OAKLAND -- Oakland public schools are instituting a sea change in education, called Common Core State Standards, to help students think more critically about math, reading, science, history and social sciences.
It's the Common Core curriculum that will help them be more ready for college once they graduate from high school, said Jody London, District 1 representative for the Oakland Unified School District board of supervisors.
London, who serves North Oakland, hosted a Jan. 24 meeting at Sankofa Academy to help parents better understand the program. While the meeting was well-attended by principals, educators and representatives of the League of Women Voters, who were there to research their position on the school district's programming, there were very few parents at the event.
"I don't think there's a lot of awareness of the changes," said Chris Schreiber, PTA president at Chabot Elementary School, where his children attend kindergarten, second and fourth grades. "There's a shocking level of passivity."
Common Core's tenets, developed by the Council of Chief State School Officers and the National Governors Association for Best Practices, were outlined by Maria Santos, deputy superintendent of instruction, leadership and equity-in-action for the district. She said the program was rolled out last year and will be instituted throughout the schools this year and next.
"We want to be diligent in making sure that every one of our students has a plan to graduate and to get them there," Santos said. "The worse thing we want to do is promise a child graduation and not be able to give them enough credits and tools to do that."
In Common Core, students are asked to critically think about the subject matter teachers present at their grade level. Instead of just reading text and reciting what it says, they are asked to analyze what is being said, construct opinions and arguments about the material and present those arguments to their classmates. Students will be asked to critique the reasoning of others and generally get involved more in classroom reading material.
In math and science education, students will not only learn how to add and subtract but they will also be given complex problems to work out, explain and justify to their teachers and other students. It's no longer a question of which value is larger, three-eighths or one-half. It's a question of how a student comes to the answer and engaging other students in dialogue about the meaning behind mathematical or scientific rules. They will struggle with complex tasks and come to conclusions based on their work.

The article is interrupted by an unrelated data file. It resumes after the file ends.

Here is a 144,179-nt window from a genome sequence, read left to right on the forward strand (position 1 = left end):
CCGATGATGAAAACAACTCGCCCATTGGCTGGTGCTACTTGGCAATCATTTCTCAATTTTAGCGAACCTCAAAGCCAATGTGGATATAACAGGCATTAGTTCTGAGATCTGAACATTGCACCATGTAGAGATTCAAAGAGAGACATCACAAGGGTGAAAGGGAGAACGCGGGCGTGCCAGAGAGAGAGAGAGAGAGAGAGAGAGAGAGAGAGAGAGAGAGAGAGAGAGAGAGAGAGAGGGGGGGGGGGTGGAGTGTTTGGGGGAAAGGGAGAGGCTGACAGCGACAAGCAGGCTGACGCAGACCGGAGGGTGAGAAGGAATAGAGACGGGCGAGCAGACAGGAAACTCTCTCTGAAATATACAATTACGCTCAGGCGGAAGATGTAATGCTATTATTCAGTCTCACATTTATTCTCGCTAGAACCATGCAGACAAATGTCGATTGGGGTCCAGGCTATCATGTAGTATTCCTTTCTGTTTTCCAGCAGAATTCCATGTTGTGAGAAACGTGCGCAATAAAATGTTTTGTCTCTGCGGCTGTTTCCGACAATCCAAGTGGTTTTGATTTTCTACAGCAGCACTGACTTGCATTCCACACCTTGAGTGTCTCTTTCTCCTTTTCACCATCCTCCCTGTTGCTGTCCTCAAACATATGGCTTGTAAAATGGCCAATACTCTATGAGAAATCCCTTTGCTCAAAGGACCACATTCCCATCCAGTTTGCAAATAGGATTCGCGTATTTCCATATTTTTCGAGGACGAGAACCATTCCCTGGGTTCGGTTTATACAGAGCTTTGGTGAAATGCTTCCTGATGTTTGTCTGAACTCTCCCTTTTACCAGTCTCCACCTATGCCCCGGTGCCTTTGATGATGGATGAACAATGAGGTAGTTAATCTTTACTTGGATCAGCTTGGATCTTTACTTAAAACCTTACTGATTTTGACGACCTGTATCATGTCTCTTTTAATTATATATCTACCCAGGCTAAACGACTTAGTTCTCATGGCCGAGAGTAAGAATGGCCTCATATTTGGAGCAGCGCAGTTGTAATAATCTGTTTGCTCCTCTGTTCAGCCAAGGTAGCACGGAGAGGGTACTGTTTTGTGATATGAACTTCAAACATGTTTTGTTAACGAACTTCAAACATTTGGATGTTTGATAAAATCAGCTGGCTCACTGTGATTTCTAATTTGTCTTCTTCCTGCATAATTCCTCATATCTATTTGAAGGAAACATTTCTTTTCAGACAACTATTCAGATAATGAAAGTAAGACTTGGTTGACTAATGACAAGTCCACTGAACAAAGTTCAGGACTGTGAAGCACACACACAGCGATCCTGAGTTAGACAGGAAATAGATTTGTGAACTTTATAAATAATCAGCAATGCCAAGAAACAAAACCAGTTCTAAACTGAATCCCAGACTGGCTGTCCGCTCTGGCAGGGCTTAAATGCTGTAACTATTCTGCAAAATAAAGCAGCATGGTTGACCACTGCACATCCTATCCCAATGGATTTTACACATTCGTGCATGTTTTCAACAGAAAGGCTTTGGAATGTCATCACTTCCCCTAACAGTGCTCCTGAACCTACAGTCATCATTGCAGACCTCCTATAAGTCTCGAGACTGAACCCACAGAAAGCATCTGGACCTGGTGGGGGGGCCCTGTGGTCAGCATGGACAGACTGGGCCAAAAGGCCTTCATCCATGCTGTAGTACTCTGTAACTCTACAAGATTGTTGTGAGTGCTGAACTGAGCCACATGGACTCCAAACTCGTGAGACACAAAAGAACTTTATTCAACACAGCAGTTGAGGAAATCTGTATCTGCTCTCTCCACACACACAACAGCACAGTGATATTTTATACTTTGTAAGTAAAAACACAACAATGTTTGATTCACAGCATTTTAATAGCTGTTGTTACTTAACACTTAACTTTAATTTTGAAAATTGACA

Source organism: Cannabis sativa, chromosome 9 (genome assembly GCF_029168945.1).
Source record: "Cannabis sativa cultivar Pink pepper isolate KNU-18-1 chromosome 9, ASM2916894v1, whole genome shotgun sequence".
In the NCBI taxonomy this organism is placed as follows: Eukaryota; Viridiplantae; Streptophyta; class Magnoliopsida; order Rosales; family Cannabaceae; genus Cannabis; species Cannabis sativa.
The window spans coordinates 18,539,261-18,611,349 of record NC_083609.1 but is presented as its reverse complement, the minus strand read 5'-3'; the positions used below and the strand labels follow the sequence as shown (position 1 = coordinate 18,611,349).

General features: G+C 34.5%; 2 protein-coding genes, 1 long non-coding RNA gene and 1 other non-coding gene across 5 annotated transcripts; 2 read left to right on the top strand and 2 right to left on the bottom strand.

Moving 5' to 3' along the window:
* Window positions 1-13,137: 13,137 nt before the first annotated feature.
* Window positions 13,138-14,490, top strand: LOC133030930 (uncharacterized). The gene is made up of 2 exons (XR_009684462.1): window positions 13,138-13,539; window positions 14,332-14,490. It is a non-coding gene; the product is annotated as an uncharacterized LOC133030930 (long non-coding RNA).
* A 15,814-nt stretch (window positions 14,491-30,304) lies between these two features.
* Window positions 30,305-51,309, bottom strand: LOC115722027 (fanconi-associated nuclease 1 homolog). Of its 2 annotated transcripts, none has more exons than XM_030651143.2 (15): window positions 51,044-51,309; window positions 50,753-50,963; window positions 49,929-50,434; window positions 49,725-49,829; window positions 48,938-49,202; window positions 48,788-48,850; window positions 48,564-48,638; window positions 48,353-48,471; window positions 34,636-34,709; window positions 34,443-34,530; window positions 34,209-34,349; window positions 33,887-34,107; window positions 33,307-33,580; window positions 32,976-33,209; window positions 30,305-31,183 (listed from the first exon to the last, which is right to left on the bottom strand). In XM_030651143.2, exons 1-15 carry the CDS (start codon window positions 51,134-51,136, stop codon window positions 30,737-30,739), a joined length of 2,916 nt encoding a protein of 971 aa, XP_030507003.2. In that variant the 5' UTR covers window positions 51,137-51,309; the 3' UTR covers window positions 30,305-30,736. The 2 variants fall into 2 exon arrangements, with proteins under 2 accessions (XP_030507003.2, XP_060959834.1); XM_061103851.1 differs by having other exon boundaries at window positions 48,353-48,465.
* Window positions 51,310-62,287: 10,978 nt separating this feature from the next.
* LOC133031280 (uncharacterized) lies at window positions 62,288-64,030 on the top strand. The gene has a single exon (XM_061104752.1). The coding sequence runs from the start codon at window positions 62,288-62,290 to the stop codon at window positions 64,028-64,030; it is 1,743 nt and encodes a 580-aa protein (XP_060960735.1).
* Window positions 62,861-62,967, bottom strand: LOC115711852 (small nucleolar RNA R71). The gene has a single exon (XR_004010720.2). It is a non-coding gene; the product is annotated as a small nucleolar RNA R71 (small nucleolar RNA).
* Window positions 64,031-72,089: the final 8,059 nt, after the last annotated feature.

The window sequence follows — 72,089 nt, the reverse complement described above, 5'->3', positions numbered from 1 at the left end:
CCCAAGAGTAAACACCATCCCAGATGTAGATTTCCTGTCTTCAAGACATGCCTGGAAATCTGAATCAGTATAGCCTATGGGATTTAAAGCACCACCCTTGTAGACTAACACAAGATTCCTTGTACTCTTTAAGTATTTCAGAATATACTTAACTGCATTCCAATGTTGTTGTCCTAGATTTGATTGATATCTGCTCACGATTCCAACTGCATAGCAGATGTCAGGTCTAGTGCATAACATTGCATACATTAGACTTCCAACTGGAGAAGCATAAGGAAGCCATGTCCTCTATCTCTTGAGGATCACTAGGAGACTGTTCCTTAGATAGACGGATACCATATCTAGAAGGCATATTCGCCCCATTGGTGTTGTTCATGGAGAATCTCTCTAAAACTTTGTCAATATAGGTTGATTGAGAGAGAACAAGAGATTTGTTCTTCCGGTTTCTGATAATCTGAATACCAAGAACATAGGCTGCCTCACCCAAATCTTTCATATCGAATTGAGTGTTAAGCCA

"In mathematics, we're doing a more backward design, units of study that start with a complex problem then instruction, more complex problems and more instruction and then assessment," Santos said.
The theory behind this level of discussion is that students may not understand the material they are presented until they understand it well enough to explain it to someone else.
"They are asked to argue, substantiate and justify," Santos said. "Principals are looking for discourse."
Oakland schools are ahead of the curve on Common Core. They have been working since August 2010 to adopt them and are implementing them now while the state of California adopted them in May 2012 and will be implementing them in the coming years. A total of 45 states have embraced Common Core, which will equalize math and English instruction throughout the country.
Common Core State Standards also provides more development and hours of instruction for teachers and principals. Like any new program in the district, however, there are questions of how the Oakland Unified School District will pay for the changes.
"The Common Core is potentially really great, but the state hasn't given us any more money to do it so we're going to need help," London said. "We're heading into a budget process now so it's very much on the mind of the board how we're going to fund this."